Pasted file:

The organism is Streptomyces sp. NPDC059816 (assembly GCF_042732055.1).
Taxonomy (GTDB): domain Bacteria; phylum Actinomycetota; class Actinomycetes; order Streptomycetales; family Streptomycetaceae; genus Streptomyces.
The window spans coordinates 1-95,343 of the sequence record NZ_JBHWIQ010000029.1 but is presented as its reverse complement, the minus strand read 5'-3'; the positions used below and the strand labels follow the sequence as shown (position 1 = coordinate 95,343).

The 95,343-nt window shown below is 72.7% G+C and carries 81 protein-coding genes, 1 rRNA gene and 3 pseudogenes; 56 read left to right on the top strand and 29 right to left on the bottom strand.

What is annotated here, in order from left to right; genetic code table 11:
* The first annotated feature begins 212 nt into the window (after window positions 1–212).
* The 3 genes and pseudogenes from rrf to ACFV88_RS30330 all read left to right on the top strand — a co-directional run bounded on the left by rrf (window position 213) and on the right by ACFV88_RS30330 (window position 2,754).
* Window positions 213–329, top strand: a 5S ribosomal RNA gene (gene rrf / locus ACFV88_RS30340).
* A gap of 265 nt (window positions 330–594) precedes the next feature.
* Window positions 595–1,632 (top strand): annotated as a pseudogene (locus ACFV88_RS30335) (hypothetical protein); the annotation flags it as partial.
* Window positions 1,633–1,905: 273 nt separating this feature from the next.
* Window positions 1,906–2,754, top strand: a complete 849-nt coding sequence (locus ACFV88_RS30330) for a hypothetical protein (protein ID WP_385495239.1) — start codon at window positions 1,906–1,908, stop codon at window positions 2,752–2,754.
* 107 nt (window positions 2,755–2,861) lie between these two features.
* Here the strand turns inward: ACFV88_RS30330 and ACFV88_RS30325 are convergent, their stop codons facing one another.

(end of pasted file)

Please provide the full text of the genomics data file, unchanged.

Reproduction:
The organism is Streptomyces sp. NPDC059816 (assembly GCF_042732055.1).
Taxonomy (GTDB): domain Bacteria; phylum Actinomycetota; class Actinomycetes; order Streptomycetales; family Streptomycetaceae; genus Streptomyces.
The window spans coordinates 1-95,343 of the sequence record NZ_JBHWIQ010000029.1 but is presented as its reverse complement, the minus strand read 5'-3'; the positions used below and the strand labels follow the sequence as shown (position 1 = coordinate 95,343).

The 95,343-nt window shown below is 72.7% G+C and carries 81 protein-coding genes, 1 rRNA gene and 3 pseudogenes; 56 read left to right on the top strand and 29 right to left on the bottom strand.

What is annotated here, in order from left to right; genetic code table 11:
* The first annotated feature begins 212 nt into the window (after window positions 1–212).
* The 3 genes and pseudogenes from rrf to ACFV88_RS30330 all read left to right on the top strand — a co-directional run bounded on the left by rrf (window position 213) and on the right by ACFV88_RS30330 (window position 2,754).
* Window positions 213–329, top strand: a 5S ribosomal RNA gene (gene rrf / locus ACFV88_RS30340).
* A gap of 265 nt (window positions 330–594) precedes the next feature.
* Window positions 595–1,632 (top strand): annotated as a pseudogene (locus ACFV88_RS30335) (hypothetical protein); the annotation flags it as partial.
* Window positions 1,633–1,905: 273 nt separating this feature from the next.
* Window positions 1,906–2,754, top strand: a complete 849-nt coding sequence (locus ACFV88_RS30330) for a hypothetical protein (protein ID WP_385495239.1) — start codon at window positions 1,906–1,908, stop codon at window positions 2,752–2,754.
* 107 nt (window positions 2,755–2,861) lie between these two features.
* Here the strand turns inward: ACFV88_RS30330 and ACFV88_RS30325 are convergent, their stop codons facing one another.